Watching this film was a truly upsetting experience for me. Green Lantern was the only monthly comic I was into as a kid. I read the 90s run (1-50) in real time, and explored the Silver Age stuff as well (particularly the acclaimed 70s run with Green Arrow). Part of me gave up on the idea that a film would ever be made, thinking that the cost would be too prohibitive, but I’d always hoped it would one day happen. Thus, I’ve been waiting 20 years for this movie.
The result is disappointing to say the least.
For those who don’t know, Hal Jordan is a test pilot who happens to be chosen to join the Green Lantern Corps, a group of intergalactic peacekeepers that each have a power ring bestowed upon them by the Guardians, a group of immortal beings who seek to promote law and order in the universe. Green Lantern’s quite different to other superheroes we’ve seen on the big screen, and perhaps this is why the film is so problematic. First off, there are 3600 Green Lanterns at any one time (give or take) and initially Hal is the only human among them. Secondly, the power ring enables the user to create glowing green constructs with the power of their mind – it’s basically the most powerful weapon in the universe.
With such a powerful character, this of course meant that the really good GL stories were the ones that concerned the clash of ideas, rather than the clash of super-powers. Green Lantern Special 1 from the late 80s had Hal coming to blows with John Stewart, an African-American Green Lantern who took it upon himself to liberate scores of political prisoners in apartheid-era South Africa. The boundary between right and wrong was blurred, as John was breaking the law in an effort to do what was morally right, however some of these prisoners then went on a murder spree, killing white families in their homes. Fascinating stuff. Even the retconning of ‘Emerald Dawn’, the 90s origin story, introduced Hal Jordan as a drunk driver responsible for the death of his best friend. This was the kind of stuff that, for me, elevated Green Lantern above the rest of the DC stable
Martin Campbell’s take on Green Lantern, unfortunately, features none of this kind of intellectual elegance. What we have is a bright, loud, dumbed-down superhero flick that tonally spends a lot of time in Fantastic Four territory. Ryan Reynolds should have been a great choice for Hal Jordan – he has the right look and has a history of playing cocky, self-involved characters. In this film, however, he gives the flattest performance of his career, which is a shame.
The chemistry between he and Blake Lively (who plays Carol Ferris, Hal’s boss and lifelong best friend), however, is wonderful and one of the few things that works. The script may regularly let them down, but the scenes these two share together are perfect. The second most impressive part of the film comes in the form of Peter Sarsgaard, who plays xenobiologist Hector Hammond. Sarsgaard is brilliant in the role of the fumbling, antisocial mad scientist, and his scenes are a real treat. Geoffrey Rush and Mark Strong deliver their performances with conviction also, rising above their dialogue again and again.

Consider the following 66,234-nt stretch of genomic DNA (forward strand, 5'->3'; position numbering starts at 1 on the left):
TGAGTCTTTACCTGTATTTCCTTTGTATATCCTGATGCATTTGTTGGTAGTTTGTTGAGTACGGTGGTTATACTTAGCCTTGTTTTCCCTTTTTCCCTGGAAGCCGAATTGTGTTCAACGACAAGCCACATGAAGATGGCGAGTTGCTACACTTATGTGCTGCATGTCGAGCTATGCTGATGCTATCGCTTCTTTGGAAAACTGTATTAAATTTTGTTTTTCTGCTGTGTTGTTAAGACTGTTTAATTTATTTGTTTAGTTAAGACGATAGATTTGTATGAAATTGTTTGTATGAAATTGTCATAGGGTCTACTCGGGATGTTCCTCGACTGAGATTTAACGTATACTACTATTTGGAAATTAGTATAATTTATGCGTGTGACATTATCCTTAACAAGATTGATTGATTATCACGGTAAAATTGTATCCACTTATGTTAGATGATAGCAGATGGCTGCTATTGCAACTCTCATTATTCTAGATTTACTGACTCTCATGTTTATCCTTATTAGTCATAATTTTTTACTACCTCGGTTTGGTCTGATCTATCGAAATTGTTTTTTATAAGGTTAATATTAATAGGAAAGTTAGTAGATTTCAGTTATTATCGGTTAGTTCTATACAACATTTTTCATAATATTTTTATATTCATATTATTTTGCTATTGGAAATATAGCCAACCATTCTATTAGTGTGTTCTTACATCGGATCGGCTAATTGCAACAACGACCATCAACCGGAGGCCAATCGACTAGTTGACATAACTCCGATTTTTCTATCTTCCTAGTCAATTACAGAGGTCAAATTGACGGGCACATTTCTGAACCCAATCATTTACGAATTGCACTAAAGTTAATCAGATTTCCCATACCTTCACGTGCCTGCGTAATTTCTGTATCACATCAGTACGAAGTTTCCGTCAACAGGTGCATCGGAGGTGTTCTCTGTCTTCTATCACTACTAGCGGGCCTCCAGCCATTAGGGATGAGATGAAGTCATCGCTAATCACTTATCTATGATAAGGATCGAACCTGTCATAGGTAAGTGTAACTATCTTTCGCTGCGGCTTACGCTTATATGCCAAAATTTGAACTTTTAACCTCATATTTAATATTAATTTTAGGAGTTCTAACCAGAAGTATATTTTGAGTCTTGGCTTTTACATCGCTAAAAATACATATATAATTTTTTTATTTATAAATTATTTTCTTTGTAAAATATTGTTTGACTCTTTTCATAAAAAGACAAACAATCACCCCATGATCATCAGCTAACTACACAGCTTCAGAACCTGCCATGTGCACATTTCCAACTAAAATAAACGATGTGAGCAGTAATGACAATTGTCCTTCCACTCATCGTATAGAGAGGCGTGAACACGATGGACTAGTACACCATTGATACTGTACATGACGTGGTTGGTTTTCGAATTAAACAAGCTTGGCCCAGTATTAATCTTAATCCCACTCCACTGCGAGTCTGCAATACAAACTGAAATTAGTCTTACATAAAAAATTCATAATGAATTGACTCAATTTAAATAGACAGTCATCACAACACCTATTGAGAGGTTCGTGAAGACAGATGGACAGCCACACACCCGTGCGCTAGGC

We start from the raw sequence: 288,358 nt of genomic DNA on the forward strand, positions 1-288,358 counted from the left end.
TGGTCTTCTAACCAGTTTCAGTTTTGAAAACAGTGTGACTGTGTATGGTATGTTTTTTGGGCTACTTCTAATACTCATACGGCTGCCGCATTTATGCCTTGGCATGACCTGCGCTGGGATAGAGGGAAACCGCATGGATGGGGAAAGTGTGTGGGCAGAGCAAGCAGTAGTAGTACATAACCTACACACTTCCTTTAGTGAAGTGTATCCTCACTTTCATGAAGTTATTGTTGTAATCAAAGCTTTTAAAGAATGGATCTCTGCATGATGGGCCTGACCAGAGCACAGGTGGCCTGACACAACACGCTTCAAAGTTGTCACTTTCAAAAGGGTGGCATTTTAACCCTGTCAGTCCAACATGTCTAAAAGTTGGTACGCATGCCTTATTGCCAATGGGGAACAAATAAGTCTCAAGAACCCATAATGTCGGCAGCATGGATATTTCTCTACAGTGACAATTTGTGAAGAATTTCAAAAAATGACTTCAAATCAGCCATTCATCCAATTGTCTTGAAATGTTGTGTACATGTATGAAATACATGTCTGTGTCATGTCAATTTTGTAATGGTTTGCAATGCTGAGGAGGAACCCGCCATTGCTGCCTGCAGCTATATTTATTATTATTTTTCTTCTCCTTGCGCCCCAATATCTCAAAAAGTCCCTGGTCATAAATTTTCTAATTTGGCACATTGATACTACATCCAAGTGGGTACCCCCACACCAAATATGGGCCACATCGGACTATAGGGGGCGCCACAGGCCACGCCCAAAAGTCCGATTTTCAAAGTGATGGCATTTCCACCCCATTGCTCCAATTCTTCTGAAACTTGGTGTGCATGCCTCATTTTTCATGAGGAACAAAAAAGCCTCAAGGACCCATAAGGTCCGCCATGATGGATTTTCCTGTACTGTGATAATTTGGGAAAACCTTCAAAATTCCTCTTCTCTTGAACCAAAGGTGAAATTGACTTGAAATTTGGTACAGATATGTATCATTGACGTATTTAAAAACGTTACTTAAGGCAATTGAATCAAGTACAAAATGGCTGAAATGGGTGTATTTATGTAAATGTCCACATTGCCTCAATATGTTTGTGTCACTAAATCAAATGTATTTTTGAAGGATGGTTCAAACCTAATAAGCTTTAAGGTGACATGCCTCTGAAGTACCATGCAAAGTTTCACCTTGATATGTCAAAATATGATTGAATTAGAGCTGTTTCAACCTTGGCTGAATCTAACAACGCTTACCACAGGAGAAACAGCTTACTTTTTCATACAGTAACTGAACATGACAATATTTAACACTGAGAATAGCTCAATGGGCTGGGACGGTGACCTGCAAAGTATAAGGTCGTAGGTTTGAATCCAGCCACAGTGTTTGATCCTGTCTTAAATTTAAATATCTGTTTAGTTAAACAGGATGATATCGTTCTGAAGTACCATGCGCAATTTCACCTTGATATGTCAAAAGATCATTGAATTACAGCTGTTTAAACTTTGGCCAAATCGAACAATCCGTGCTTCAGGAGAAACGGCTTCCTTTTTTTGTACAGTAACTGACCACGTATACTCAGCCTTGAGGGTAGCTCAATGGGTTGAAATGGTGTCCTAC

Green Lantern reportedly had a budget of $200 million. Not that you’d notice. Some of it does look good – particularly the alien members of the Corps, which showcase some of the best creature facial animation I’ve seen in a while – but there are some visually dreadful moments. The decision to represent the GL uniform in CGI is a double-edged sword. It means we don’t have our hero looking awkward in spandex, which is nice, however during flying scenes it means we have a CGI body with Reynolds’ head floating on top, which really doesn’t work.
The film has some good action scenes (the training sequence being the standout), but the wildly shifting tone simply feels awkward. It’s a bright, shiny family film yet the fights can be pretty brutal. It’s not like Green Lantern needed a Batman-like grittiness, but rather a single, consistent vision – something that Campbell et al haven’t provided. The first act is all over the place, and feels like it has been re-jigged several times in post-production. The opening voiceover does that annoying thing of explaining something that will be explained later on, and feels like a last-minute addition. Then, the most significant event in Hal’s life is only glimpsed as flashbacks, when it should have opened the film and been given time to properly play out.
When all’s said and done, Green Lantern tries to do too much, but somehow manages to be lightweight at the same time. The film has a running time of two hours, yet felt like only 30 minutes of narrative. Not all films have to be as compressed as The Dark Knight, but this one should have gone into more depth with fewer events/characters. It needed to focus on Hector Hammond or Parallax, or even better, simply ditched Parallax altogether. The film tries to please everybody, with the actual result being it pleases no one. The Green Lantern: First Flight animation did a better job than this.
I went into Green Lantern with low expectations (partly because Australia had to wait A WHOLE TWO MONTHS longer to see it than the rest of the world) and yet I was still disappointed. There are glimmers of a good film buried somewhere amongst the dross. There are a dozen scenes that are good in isolation, and the casting is brilliant. The extravagant budget hasn’t been well spent, however, and the script is all kinds of shit. I am desperately hoping for a sequel or even a reboot of sorts (there are at least three other human characters to choose from, after all), because I know the GL universe has the potential to be better than this.Rating: